Sotomayor in fiery dissent: Illegal stops 'corrode all our civil liberties'

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Story highlights

  • Sotomayor said the decision in a Utah case gives police too much power to police
  • This case allows the police to stop you on the street, demand your identification, and check it for outstanding traffic warrants -- even if you are doing nothing wrong"

Washington (CNN)Supreme Court Justice Sonia Sotomayor on Monday issued a vehement dissent in a Fourth Amendment case -- writing that the majority's opinion sanctions police stops that "corrode all our civil liberties and threaten all our lives."

The fiery objection came on case where a Utah man challenged his arrest based on a stop that was later found to be unlawful. The 5-3 majority opinion, Sotomayor wrote, will have dramatic ramifications for law-abiding citizens targeted by police, especially minorities.
    "It is no secret that people of color are disproportionate victims of this type of scrutiny," she wrote. "For generations, black and brown parents have given their children 'the talk' -- instructing them never to run down the street; always keep your hands where they can be seen; do not even think of talking back to a stranger -- all out of fear of how an officer with a gun will react to them.
    "By legitimizing the conduct that produces this double consciousness, this case tells everyone, white and black, guilty and innocent, that an officer can verify your legal status at any time," she added. "It says that your body is subject to invasion while courts excuse the violation of your rights. It implies that you are not a citizen of a democracy but the subject of a carceral state, just waiting to be cataloged."
    With four major decisions due in the next week, including cases on affirmative action, abortion and immigration, Sotomayor's anger signals that what has been a quiet term since the death of Justice Antonin Scalia could get increasingly contentious.

    Utah man charged after illegal stop

    Utah man Edward Joseph Strieff Jr. was stopped by a police officer who was conducting surveillance on a house based on an anonymous tip about drug activity. After Strieff left the house, the officer detained him and ran his identification, finding an outstanding arrest warrant for a traffic violation.
    The officer then searched Strieff, finding methamphetamine and drug paraphernalia, and arrested him. Strieff challenged the conviction, saying the evidence came from an unlawful stop.
    While the court held that the initial stop was unconstitutional, due to lack of reasonable suspicion, Justice Clarence Thomas wrote for the majority that overturned the Utah Supreme Court and held that because the arrest warrant was valid, the evidence was admissible.
    Thomas portrayed the incident as the result of a couple "at most negligent" mistakes on the part of the officer, and downplayed its broader significance.
    "There is no indication that this unlawful stop was part of any systemic or recurrent police misconduct," he wrote. "To the contrary, all the evidence suggests that the stop was an isolated instance of negligence that occurred in connection with a bona fide investigation of a suspected drug house."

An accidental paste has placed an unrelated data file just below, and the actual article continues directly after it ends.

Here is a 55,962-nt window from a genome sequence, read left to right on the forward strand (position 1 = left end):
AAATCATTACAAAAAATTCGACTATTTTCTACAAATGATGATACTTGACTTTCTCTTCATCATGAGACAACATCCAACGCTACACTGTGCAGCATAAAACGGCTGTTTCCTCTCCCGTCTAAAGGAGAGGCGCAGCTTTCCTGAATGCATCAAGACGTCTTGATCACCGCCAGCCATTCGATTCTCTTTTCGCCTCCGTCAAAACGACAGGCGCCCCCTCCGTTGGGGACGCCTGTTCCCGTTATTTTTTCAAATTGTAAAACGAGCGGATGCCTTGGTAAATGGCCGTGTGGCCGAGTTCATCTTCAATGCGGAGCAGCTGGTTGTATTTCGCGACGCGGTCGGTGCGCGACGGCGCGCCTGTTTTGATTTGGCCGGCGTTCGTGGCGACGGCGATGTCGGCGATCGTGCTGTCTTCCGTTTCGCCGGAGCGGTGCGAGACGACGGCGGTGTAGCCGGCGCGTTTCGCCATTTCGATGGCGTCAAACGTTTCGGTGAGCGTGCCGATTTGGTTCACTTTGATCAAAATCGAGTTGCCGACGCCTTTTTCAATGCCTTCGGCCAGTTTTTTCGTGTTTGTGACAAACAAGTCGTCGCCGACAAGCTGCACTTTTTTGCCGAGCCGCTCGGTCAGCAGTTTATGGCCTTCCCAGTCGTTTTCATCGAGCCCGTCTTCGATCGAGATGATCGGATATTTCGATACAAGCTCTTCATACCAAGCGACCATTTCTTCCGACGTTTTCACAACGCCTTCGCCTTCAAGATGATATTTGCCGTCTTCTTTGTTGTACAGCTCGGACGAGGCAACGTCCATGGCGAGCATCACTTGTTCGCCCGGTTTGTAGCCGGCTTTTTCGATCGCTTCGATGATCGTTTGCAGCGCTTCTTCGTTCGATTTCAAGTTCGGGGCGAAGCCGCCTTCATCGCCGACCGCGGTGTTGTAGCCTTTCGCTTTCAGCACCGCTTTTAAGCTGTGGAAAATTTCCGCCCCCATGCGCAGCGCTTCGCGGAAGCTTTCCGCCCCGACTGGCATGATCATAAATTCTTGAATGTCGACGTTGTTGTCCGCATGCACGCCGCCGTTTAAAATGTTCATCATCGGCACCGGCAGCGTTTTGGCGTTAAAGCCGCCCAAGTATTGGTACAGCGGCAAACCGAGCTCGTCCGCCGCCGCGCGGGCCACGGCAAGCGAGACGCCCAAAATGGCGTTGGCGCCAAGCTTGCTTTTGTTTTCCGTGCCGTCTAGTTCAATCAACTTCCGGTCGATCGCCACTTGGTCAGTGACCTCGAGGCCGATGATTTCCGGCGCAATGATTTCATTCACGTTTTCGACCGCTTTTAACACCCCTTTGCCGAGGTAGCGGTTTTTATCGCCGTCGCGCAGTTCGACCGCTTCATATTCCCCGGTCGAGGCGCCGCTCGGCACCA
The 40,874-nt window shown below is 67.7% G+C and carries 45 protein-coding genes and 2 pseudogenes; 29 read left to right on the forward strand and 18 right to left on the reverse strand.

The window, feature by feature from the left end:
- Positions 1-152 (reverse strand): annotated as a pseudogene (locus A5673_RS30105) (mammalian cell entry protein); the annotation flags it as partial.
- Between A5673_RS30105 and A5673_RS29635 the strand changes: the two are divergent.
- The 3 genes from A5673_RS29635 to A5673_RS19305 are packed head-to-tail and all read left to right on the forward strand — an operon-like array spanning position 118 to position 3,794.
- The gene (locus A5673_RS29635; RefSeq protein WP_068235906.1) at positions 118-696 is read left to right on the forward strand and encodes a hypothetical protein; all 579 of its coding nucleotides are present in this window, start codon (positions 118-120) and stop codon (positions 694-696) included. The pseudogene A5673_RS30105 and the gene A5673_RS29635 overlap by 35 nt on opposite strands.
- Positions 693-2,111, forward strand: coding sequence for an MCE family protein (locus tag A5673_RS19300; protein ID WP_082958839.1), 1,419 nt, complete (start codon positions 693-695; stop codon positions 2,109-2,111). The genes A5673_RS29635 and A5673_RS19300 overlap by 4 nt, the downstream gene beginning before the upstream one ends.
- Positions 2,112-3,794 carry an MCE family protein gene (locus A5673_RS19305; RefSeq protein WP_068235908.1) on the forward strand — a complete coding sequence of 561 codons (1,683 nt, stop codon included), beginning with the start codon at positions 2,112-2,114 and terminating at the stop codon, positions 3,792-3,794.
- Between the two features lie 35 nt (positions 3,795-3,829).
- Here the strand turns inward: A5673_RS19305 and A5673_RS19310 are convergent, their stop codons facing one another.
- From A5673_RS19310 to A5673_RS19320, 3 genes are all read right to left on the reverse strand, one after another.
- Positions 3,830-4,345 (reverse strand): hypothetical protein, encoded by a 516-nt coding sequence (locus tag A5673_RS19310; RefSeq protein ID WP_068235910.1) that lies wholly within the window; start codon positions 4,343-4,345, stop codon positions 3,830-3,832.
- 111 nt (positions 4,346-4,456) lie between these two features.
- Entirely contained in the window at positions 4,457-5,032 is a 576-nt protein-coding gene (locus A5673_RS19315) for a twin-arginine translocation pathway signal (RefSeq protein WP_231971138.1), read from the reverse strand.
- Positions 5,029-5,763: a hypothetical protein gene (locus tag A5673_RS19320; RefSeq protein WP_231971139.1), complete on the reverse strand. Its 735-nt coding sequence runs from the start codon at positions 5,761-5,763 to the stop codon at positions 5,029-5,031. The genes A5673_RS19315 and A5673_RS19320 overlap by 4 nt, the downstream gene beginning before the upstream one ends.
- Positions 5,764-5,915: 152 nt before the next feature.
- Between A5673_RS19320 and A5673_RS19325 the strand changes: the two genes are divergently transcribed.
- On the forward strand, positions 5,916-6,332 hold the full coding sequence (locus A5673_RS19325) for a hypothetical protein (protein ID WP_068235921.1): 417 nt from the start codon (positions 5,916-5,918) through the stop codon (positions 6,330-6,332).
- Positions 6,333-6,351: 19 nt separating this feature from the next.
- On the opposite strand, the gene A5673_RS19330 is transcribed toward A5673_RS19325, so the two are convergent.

But Sotomayor said the case was anything but minor.
    "Do not be soothed by the opinion's technical language: This case allows the police to stop you on the street, demand your identification, and check it for outstanding traffic warrants -- even if you are doing nothing wrong," she wrote.
    "The Court today holds that the discovery of a warrant for an unpaid parking ticket will forgive a police officer's violation of your Fourth Amendment rights," she added.
    Sotomayor, joined by Justice Ruth Bader Ginsburg in most of her dissent, laid out an argument that the opinion allows law enforcement broad latitude to violate Americans' constitutional rights if they can find any small mark against them.
    Sotomayor is the first justice of Hispanic heritage and has spoken extensively about how her personal experiences have influenced both her private and public life. But she took care Monday to separate that from her dissent and cite her "professional experience" as a prosecutor and judge.
    She used visceral language to paint a picture of the invasion of privacy she believes is allowed by the decision.
    "This Court has given officers an array of instruments to probe and examine you," she wrote. "When we condone officers' use of these devices without adequate cause, we give them reason to target pedestrians in an arbitrary manner. We also risk treating members of our communities as second-class citizens."
    She continued that being stopped on the street is more than a small "indignity." She said the officer can search a citizens' bag, order him or her to stand "helpless," perhaps even conduct a "frisk."
    "This involves more than just a pat down. As onlookers pass by, the officer may 'feel with sensitive fingers every portion of (your) body. A thorough search (may) be made of (your) arms and armpits, waistline and back, the groin and area about the testicles, and entire surface of the legs down to the feet.'"
    Race played a major role in Sotomayor's dissent, although the man arrested in the case was white. The ramifications extend to all Americans but especially minorities, she wrote.
    "The white defendant in this case shows that anyone's dignity can be violated in this manner," Sotomayor wrote.
    Justice Elena Kagan also wrote a dissent joined by Ginsburg, while Justice Stephen Breyer joined the conservative panel of Thomas, Chief Justice John Roberts and Justices Samuel Alito and Anthony Kennedy. Kagan made a similar legal argument to Sotomayor, but used milder language to do so.